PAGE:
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At Science Daily: Risk of volcano catastrophe ‘a roll of the dice’

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While funding is pumped into preventing low-probability scenarios such as asteroid collision, the far more likely threat of a large volcanic eruption is close to ignored — despite much that could be done to reduce the risks, say researchers.

The world is “woefully underprepared” for a massive volcanic eruption and the likely repercussions on global supply chains, climate and food, according to experts from the University of Cambridge’s Centre for the Study of Existential Risk (CSER), and the University of Birmingham.

In an article published in the journal Nature, they say there is a “broad misconception” that risks of major eruptions are low, and describe current lack of governmental investment in monitoring and responding to potential volcano disasters as “reckless.”

However, the researchers argue that steps can be taken to protect against volcanic devastation — from improved surveillance to increased public education and magma manipulation — and the resources needed to do so are long overdue.

Mani compares the risk of a giant eruption to that of a 1km-wide asteroid crashing into Earth. Such events would have similar climatic consequences, but the likelihood of a volcanic catastrophe is hundreds of times higher than the combined chances of an asteroid or comet collision.

Mount Rinjani, Indonesia (stock image).
Credit: © Wirestock Creators / stock.adobe.com

“Hundreds of millions of dollars are pumped into asteroid threats every year, yet there is a severe lack of global financing and coordination for volcano preparedness,” Mani said. “This urgently needs to change. We are completely underestimating the risk to our societies that volcanoes pose.”

“The Tonga eruption was the volcanic equivalent of an asteroid just missing the Earth, and needs to be treated as a wake-up call,” said Mani.

Financial losses from a large magnitude eruption would be in the multi-trillions, and on a comparable scale to the pandemic, say the experts.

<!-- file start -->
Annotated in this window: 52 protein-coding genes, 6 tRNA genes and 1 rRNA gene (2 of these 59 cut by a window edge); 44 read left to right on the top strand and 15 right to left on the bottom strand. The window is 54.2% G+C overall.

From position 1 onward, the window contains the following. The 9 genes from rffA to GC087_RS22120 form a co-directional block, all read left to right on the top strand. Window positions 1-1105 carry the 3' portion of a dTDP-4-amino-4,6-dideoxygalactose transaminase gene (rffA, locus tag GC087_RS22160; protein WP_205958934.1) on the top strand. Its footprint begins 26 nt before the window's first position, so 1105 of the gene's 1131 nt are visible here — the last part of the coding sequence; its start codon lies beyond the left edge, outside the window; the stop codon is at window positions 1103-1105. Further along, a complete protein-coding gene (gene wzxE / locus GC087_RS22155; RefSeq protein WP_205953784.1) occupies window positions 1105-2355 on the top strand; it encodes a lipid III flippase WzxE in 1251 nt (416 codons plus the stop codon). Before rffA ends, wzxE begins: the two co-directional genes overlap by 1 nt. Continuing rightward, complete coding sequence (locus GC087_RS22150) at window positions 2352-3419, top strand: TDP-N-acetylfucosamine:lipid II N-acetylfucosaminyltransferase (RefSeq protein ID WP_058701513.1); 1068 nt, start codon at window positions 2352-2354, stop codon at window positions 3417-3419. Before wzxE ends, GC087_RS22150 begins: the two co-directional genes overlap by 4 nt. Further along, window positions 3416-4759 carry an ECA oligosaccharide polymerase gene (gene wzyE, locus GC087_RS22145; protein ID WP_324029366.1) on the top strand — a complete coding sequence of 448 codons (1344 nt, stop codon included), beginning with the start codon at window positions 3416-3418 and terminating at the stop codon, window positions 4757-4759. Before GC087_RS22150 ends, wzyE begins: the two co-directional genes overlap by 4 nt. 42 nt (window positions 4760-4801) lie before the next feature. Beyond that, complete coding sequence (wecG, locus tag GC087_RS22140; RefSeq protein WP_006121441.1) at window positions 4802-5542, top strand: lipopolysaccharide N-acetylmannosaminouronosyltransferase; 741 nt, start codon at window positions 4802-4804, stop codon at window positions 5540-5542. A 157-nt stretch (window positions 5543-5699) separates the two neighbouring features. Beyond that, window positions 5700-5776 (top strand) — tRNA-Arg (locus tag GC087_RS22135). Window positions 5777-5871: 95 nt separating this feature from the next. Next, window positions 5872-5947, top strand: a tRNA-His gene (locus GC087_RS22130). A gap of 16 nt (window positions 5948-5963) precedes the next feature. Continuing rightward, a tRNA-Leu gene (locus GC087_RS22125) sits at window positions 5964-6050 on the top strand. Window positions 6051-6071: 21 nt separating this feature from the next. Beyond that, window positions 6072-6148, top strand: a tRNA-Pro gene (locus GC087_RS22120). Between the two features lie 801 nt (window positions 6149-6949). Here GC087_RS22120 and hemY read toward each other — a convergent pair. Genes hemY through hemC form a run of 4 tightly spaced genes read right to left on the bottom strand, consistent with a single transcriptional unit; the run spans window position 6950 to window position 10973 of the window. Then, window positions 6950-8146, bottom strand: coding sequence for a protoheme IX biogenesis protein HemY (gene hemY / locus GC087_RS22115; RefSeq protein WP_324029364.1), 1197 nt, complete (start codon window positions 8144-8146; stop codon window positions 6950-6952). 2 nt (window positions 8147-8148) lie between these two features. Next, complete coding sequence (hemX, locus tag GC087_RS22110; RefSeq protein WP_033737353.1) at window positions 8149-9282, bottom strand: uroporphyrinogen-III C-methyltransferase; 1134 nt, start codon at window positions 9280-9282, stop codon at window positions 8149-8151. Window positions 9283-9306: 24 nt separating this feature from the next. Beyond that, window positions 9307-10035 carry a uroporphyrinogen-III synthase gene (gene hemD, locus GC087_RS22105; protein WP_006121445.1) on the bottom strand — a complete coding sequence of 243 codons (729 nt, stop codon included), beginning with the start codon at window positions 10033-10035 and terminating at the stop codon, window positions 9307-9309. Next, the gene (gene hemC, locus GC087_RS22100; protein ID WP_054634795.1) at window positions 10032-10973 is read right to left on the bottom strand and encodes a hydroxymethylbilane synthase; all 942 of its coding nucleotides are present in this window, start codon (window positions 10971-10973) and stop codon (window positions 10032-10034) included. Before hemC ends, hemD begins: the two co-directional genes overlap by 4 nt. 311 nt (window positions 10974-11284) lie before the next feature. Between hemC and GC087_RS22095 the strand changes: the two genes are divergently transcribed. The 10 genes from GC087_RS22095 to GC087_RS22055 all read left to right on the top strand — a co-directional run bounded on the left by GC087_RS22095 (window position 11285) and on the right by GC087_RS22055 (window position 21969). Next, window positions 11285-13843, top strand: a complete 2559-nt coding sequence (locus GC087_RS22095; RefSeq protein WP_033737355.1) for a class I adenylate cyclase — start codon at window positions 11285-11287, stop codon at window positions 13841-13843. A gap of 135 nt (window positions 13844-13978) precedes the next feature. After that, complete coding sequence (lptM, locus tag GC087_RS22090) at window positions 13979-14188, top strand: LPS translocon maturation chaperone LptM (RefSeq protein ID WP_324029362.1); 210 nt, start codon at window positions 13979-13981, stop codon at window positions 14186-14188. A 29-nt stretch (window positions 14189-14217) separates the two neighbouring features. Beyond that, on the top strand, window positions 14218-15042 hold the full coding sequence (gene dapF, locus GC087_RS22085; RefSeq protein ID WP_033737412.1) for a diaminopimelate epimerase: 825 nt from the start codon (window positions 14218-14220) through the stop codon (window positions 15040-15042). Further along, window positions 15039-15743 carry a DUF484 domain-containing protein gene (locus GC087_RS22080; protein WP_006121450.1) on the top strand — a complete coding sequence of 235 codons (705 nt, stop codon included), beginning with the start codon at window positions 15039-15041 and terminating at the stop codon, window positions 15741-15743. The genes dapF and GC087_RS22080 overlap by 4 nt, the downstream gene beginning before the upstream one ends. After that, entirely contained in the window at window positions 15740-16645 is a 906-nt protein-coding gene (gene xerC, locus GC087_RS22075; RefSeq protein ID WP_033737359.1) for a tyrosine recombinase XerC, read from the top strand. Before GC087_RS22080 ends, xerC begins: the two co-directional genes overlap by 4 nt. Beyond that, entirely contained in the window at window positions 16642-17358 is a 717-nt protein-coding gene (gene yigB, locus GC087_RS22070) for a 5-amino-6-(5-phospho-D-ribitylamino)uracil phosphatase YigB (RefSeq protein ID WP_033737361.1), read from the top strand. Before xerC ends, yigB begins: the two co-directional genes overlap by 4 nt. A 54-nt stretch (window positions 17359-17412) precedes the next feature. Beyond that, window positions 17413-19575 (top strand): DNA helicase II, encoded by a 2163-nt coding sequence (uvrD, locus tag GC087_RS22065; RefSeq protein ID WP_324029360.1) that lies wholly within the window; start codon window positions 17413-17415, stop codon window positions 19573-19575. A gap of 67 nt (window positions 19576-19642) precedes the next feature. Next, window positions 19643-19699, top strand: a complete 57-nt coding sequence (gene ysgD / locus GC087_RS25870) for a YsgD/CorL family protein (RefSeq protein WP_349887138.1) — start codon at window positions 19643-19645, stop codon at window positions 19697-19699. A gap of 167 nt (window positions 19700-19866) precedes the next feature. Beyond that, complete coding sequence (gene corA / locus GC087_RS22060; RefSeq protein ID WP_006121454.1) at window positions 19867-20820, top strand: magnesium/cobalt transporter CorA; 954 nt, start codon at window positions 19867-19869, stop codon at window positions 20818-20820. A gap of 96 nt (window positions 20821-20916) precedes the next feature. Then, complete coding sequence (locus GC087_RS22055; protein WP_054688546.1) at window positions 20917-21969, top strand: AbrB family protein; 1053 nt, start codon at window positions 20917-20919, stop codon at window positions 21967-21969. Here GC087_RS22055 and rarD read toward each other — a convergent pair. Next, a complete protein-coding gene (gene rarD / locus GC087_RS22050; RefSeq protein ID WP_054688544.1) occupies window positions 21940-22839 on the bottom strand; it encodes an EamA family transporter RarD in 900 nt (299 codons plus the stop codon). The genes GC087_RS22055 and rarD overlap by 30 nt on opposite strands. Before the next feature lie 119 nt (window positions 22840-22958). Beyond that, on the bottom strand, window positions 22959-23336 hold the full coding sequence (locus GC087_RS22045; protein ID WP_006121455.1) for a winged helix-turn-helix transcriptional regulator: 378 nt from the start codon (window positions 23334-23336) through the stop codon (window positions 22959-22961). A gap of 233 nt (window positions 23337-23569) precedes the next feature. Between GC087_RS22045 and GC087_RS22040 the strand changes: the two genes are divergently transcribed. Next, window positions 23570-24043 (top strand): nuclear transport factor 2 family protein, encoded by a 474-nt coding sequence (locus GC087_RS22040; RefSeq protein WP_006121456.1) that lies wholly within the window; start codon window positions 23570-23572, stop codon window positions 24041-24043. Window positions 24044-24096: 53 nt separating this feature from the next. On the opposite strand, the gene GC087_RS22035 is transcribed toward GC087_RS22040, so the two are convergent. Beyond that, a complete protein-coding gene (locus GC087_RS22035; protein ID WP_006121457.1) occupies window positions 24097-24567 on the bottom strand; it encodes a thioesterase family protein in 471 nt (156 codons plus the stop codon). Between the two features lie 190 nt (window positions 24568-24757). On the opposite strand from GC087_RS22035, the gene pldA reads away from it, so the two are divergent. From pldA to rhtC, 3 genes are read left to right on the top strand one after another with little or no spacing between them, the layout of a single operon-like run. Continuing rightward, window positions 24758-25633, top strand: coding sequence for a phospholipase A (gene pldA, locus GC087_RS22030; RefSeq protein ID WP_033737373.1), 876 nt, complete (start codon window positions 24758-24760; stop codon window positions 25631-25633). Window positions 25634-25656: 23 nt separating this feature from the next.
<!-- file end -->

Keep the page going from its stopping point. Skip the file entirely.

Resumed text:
“We may not know about even relatively recent eruptions due to a lack of research into marine and lake cores, particularly in neglected regions such as Southeast Asia,” said Cassidy. “Volcanoes can lie dormant for a long time, but still be capable of sudden and extraordinary destruction.”

The experts also call for increased research into volcano “geoengineering.” This includes the need to study means of countering aerosols released by a massive eruption, which could lead to a “volcanic winter.” They also say that work to investigate manipulating pockets of magma beneath active volcanoes should be undertaken.

Full article at Science Daily.

Oh look, another post by THE DAILY DISASTER. Things to do today: Scare the heck out of people. relatd
This appears to be a "third world" issue which may explain lack of support, especially in Southeast Asia. I live in Idaho on the southwestern edge of the Yellowstone Caldera. It is the largest in the world, larger than the state of Rhode Island and probably the most heavily monitored volcano in the world. We also were blanketed with volcanic ash from Mt. St. Helens, 750 miles to the west. Although there's room for debate, generally, the 20 most potentially dangerous volcanos in the world are all in the US and all in Alaska, the Pacific Northwest and Hawaii. Because of that they are heavily monitored. For example, the 50+ deaths from Mt. St. Helens were attributed mostly to people who voluntarily remained in the eruption zone, the most famous of which was Harry Randolph Truman. chuckdarwin

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